Unlike most other statin trials, ALLHAT-LLT did not show a significant lowering of CHD, stroke or total mortality. This has been attributed to the modest difference in cholesterol lowering between the intervention and UC groups (10%), which was less than half of the average for other long-term statin trials (1, 2). In other primary and secondary prevention trials that used pravastatin, LDL-cholesterol was generally lowered by 20%–30% in the active treatment group compared to placebo (7–10). These trials each found a 20% to 30% relative reduction in the risk of the composite endpoint of fatal CHD and non-fatal MI, and some also found a reduction in CVD death (7) and total mortality (9). Thus ALLHAT-LLT lacked the power to demonstrate the expected reductions in CHD and mortality. We did not find any non-race subgroups that differed from the overall results, which is also consistent with the results of other trials (1). However, most other statin trials have enrolled few Blacks and did not have had sufficient power to examine treatment effects in race subgroups. In the Justification for the Use of Statins in Prevention: an Intervention Trial Evaluating Rosuvastatin (JUPITER) study, which had 2224 Black participants, there was no difference in the primary endpoint comparing non-Hispanic white to all other participants, but results specifically in the Black participants have not been published (11). Thus our findings cannot be corroborated by the large and otherwise diverse population of subjects in previous studies.
Previous studies have not shown differences in the pharmacokinetic and cholesterol lowering response to statins between Blacks and Whites (12–14). Recently, the genetic ancillary study to ALLHAT (GenHAT) investigated the interaction of pravastatin treatment with a polymorphism in genes regulating homocysteine metabolism, methylenetetrahydrofolate reductase (MTHFR) and cystathionine-beta-synthetase (CBS), on CHD outcomes (15). The CC variant for the MTHFR 677 C>T genotype was found in 77% of Black ALLHAT-LLT participants, but only in 43% of non-Black participants. Participants with the CC variant had a significant protective effect of pravastatin against CHD (HR 0.71, 95% CI 0.58–0.87). Participants with the CT variant (HR 1.25, 95% CI 0.97–1.61) and TT variant (HR 0.80, 95% CI 0.50–1.28) did not have statistically significant protective effects of pravastatin against CHD (interaction hazard ratio p=0.004). The CBS 844ins68 I+ variant, was found in 44% Black but only 16% non-Black participants. The II and ID genotypes were associated with significantly reduced risk of CHD in those treated with pravastatin (HR 0.58, 95% CI 0.44–0.78) whereas the DD genotype showed no effect of statin therapy (1.01; 0,84–1.20); p for gene-treatment interaction 0.002. A higher prevalence in Blacks of the CC variant of the MTHFR 667 C>T and CBS 844ins68 I+ genotypes was also seen in the CARDIA study (16). Although these genotypes have not been consistently associated with homocysteine levels and CHD risk in previous studies (17–21), and the mechanism of greater protection from CHD with pravastatin in ALLHAT participants with these genotypes remains to be investigated, these intriguing findings offer an avenue for further pharmacogenetic exploration of the race-treatment interaction we observed.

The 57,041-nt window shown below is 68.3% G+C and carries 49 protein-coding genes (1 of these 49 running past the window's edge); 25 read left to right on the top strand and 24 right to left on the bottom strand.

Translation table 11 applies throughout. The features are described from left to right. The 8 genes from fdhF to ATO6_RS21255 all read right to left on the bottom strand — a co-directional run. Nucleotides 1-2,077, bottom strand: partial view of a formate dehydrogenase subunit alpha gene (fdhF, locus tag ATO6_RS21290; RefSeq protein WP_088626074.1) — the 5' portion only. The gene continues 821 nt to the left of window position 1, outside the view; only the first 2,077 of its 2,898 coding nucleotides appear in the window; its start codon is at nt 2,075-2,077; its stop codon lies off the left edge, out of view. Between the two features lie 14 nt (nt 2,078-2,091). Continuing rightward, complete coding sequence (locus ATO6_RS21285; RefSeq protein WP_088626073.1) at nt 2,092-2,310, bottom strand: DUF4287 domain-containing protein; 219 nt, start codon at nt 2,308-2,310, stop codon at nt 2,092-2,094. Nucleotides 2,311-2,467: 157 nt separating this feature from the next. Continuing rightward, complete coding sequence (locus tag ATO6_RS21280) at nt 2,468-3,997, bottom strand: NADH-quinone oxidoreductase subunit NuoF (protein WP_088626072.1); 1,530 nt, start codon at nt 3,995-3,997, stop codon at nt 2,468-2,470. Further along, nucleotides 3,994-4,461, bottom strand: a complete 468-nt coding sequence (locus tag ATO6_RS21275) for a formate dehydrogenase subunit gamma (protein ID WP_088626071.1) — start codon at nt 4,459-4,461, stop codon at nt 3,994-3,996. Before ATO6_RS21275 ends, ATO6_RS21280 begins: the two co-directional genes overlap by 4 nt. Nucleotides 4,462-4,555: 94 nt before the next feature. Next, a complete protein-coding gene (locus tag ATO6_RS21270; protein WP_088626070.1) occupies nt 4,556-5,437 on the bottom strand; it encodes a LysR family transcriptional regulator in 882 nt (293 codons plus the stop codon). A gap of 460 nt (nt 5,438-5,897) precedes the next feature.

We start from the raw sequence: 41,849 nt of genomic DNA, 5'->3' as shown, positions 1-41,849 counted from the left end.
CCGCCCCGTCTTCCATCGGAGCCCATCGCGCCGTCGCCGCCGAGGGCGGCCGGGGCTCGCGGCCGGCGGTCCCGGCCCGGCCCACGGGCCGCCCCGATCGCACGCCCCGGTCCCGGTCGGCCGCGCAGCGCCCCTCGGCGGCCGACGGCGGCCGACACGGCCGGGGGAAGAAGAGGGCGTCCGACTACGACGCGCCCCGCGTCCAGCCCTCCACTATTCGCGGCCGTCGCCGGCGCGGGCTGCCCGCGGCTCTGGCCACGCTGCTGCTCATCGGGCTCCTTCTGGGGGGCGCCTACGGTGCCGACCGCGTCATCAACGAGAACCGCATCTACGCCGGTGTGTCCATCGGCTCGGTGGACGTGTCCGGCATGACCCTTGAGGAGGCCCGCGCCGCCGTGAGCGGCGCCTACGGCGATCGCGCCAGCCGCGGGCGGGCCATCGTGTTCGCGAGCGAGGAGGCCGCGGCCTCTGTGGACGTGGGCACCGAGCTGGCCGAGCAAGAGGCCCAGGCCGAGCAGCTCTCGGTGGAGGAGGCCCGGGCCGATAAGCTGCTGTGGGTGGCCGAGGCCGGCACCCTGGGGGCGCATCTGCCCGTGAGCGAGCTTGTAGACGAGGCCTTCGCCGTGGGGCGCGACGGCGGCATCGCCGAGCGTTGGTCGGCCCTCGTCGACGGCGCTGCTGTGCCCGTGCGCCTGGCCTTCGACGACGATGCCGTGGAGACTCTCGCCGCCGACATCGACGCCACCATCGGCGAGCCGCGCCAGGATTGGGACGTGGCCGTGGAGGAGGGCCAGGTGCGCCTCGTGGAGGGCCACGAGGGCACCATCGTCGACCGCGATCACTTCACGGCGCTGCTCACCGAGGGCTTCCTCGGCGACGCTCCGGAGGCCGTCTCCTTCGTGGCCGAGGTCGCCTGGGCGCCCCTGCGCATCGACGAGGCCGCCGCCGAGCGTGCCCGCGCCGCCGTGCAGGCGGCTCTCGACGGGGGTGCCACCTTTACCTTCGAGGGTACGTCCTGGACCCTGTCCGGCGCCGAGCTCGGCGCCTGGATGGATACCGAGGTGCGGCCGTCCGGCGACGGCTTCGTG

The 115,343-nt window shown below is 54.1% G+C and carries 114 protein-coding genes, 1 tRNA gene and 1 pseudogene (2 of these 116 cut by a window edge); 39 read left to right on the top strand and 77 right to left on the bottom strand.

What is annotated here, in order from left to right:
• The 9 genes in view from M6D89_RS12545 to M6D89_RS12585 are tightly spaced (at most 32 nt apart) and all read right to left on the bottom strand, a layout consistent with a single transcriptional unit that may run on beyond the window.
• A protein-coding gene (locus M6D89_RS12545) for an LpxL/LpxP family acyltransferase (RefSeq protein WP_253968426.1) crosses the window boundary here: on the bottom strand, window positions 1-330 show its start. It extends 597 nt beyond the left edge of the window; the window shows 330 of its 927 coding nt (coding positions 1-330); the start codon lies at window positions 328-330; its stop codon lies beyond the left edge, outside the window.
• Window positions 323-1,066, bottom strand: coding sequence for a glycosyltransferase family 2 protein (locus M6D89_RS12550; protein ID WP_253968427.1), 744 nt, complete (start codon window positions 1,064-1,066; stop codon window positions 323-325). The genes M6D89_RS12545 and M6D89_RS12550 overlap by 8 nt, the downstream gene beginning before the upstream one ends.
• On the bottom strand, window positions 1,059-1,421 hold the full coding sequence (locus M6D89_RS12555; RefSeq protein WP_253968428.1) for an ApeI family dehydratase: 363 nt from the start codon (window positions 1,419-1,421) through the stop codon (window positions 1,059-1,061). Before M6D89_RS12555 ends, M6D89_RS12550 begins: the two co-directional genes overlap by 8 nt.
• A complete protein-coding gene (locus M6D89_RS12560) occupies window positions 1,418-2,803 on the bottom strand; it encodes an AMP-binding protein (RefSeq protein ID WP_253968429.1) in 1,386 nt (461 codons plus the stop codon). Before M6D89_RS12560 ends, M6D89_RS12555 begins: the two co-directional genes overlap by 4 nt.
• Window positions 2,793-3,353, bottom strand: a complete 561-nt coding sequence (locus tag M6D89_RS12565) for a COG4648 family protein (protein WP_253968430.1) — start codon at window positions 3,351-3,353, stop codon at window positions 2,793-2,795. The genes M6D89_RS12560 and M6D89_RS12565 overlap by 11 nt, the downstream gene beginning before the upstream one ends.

There are some limitations to the interpretation of these results that deserve mention. First, we examined a large number of interactions, and it is possible that chance could explain our findings. Furthermore, only a small subsample of ALLHAT-LLT participants had LDL-cholesterol measurements; therefore we were not able to do time-dependent analyses using LDL-cholesterol as a covariate.
In the context of the modest cholesterol differences between treatment groups observed in ALLHAT-LLT, the results are consistent with evidence from other large trials that statins prevent CHD. ALLHAT-LLT enrolled the largest number of Blacks in any lipid lowering trial. We conclude that statins are effective for prevention of CHD in Blacks. Although the proportion of Blacks who are being treated for hypercholesterolemia according to current guidelines is improving, racial disparities in treatment and cholesterol lowering remain (22–24). These findings from the ALLHAT-LLT and GenHAT lend further support for the need to intensify efforts to eliminate these disparities.